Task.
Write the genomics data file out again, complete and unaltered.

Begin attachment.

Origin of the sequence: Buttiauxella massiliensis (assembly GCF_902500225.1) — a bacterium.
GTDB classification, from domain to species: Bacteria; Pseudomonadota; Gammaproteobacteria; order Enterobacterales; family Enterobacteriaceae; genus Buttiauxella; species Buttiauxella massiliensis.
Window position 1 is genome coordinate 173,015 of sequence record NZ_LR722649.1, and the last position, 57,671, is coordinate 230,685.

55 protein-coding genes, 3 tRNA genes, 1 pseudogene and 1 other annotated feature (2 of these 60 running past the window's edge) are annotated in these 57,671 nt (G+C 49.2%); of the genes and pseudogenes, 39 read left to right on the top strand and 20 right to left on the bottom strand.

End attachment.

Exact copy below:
Origin of the sequence: Buttiauxella massiliensis (assembly GCF_902500225.1) — a bacterium.
GTDB classification, from domain to species: Bacteria; Pseudomonadota; Gammaproteobacteria; order Enterobacterales; family Enterobacteriaceae; genus Buttiauxella; species Buttiauxella massiliensis.
Window position 1 is genome coordinate 173,015 of sequence record NZ_LR722649.1, and the last position, 57,671, is coordinate 230,685.

55 protein-coding genes, 3 tRNA genes, 1 pseudogene and 1 other annotated feature (2 of these 60 running past the window's edge) are annotated in these 57,671 nt (G+C 49.2%); of the genes and pseudogenes, 39 read left to right on the top strand and 20 right to left on the bottom strand.